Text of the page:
An arrest report released by the Metropolitan Police Department on Friday revealed that a Laughlin-based police officer is accused of paying girls to engage in sex acts with him.
According to the report, Peto, 47, paid at least two girls after performing sex acts with them. He also paid girls for pictures and tried to push the girls to perform sex acts that were “not part of the deal,” the report said.
At least one of the girls told police she witnessed the sex abuse between Peto and another victim while the girls were at Peto’s home, the report said.
Police began investigating Peto after an anonymous caller told them on Jan. 24 that two girls had “been having sex with a male who is much older than they,” according to the report. The anonymous tipster also said the “sexual interaction” had been happening for at least a year and a half.
Peto faces charges of lewdness with a child who is 14 or 15 by a person 18 or older, child abuse or neglect, two counts of first-degree kidnapping, three counts of soliciting a child for prostitution, and five counts of lewdness with a child under 14, Clark County Detention Center records show.
Detectives believe that Peto, who has worked for Metro since 1999, “encountered these girls at the Laughlin Jr./Sr. High School and during calls for service,” Metro has said.
Detectives interviewed one girl who said the sexual contact with Peto began when he paid her $100 for a kiss. She said she went to his home about five or six times, and would go there to “drink alcohol and to get drunk.”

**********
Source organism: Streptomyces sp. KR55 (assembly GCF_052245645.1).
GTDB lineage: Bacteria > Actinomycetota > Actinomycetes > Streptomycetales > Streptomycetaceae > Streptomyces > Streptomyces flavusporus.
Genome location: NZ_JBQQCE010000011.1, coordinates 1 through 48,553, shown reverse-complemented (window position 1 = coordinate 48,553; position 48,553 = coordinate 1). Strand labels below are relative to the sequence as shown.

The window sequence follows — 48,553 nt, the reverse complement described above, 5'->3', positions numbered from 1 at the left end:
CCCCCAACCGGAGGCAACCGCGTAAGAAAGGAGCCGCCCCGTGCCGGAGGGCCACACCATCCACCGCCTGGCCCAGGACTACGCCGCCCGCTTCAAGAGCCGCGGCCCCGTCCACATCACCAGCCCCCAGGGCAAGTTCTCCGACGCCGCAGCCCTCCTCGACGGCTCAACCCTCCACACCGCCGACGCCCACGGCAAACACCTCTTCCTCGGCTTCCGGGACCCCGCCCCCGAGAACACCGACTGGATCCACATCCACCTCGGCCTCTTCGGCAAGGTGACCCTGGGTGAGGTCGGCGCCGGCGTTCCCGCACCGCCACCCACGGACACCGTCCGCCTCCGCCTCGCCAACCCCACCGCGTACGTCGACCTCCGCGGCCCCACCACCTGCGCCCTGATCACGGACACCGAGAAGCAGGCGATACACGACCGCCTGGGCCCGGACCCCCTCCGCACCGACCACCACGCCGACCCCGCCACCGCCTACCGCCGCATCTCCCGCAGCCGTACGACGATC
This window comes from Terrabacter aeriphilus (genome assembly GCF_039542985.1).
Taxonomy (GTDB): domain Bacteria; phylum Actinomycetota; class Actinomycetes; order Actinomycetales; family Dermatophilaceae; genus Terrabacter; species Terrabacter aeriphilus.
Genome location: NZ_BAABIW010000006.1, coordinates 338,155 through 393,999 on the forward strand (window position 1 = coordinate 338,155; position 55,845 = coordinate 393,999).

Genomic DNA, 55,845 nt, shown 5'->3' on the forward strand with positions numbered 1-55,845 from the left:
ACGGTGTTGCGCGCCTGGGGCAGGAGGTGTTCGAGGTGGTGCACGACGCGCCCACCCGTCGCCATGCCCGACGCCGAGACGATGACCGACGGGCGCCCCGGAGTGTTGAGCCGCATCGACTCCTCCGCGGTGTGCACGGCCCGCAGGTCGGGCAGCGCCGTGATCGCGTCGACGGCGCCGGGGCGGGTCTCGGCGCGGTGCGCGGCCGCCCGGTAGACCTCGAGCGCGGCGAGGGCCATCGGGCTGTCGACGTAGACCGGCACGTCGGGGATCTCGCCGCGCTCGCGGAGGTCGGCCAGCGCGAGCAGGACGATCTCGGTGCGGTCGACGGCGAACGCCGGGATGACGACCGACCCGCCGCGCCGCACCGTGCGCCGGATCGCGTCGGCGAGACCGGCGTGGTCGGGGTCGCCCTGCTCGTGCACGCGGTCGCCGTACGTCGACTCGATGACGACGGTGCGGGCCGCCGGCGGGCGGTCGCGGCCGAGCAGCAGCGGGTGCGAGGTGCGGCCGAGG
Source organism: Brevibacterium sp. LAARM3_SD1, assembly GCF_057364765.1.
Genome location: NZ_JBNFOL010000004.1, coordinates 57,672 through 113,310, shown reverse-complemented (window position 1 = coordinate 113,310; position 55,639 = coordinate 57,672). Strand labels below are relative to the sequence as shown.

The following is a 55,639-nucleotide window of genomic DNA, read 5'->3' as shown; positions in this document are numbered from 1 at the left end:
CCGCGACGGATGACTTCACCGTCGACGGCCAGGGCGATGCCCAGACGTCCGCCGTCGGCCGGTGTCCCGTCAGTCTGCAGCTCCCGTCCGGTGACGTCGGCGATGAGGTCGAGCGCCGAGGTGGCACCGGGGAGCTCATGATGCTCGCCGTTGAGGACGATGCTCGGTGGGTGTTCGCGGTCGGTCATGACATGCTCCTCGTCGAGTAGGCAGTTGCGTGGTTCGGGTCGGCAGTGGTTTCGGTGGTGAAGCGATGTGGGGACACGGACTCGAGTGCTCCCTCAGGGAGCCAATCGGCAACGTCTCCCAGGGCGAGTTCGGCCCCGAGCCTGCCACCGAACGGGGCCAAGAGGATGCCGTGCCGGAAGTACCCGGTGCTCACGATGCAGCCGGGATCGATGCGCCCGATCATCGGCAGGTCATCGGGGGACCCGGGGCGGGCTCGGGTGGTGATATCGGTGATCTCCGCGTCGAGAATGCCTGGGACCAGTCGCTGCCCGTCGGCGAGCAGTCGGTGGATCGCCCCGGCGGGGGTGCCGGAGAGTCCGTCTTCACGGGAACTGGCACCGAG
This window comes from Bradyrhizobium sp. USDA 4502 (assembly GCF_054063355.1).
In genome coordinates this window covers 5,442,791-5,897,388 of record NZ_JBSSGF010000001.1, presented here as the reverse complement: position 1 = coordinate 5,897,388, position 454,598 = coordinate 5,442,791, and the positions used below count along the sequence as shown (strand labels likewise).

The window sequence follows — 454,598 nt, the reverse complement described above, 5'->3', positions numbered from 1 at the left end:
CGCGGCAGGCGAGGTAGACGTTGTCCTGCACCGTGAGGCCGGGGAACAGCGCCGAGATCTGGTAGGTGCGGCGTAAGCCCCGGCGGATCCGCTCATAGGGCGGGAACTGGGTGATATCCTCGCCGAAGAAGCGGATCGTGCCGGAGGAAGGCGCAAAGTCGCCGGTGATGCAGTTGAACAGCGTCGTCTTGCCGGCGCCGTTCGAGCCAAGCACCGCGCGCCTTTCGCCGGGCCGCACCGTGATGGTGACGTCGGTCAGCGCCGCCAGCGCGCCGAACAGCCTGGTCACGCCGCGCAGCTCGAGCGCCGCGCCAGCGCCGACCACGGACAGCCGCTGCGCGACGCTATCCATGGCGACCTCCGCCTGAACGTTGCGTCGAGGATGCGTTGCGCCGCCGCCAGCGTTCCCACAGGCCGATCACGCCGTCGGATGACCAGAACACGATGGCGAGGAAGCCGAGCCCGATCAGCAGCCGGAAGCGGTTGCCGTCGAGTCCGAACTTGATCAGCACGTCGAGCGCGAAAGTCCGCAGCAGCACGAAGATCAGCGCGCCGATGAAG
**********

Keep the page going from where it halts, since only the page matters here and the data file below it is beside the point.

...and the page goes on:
In May 2019, the girl said she was at the home with a friend when Peto gave them alcohol, according to the report. Peto then asked the girls to take their clothes off, and he said he would pay them $200 each for sex acts.
The girl also said Peto paid her to send him nude pictures of herself. Detectives found text messages between the two on the girl’s phone, according to the report.
She told detectives the girl she was with would not tell investigators about the sex acts. She said the other girl “felt uncomfortable reporting the relationship due to Peto being an officer and having ‘connections,’” the report said.
Detectives spoke with one girl at a school who denied having any sexual contact with Peto.
When explaining why redactions were made in the report, Metro cited personal identifying information, information of sexual assault victims, “juvenile justice” information, law enforcement privilege, and concerns that some information would “constitute an unwarranted invasion” of someone’s privacy.
Some longer sections of redactions appear to conceal descriptions of Peto’s home.
Metro has previously released the arrest report of a retired officer after initially refusing to release the records. The department in November released Kirk Hooten’s arrest report after a Review-Journal attorney sent a letter to the department.
Hooten, a retired Metro officer, was accused of soliciting a child for prostitution.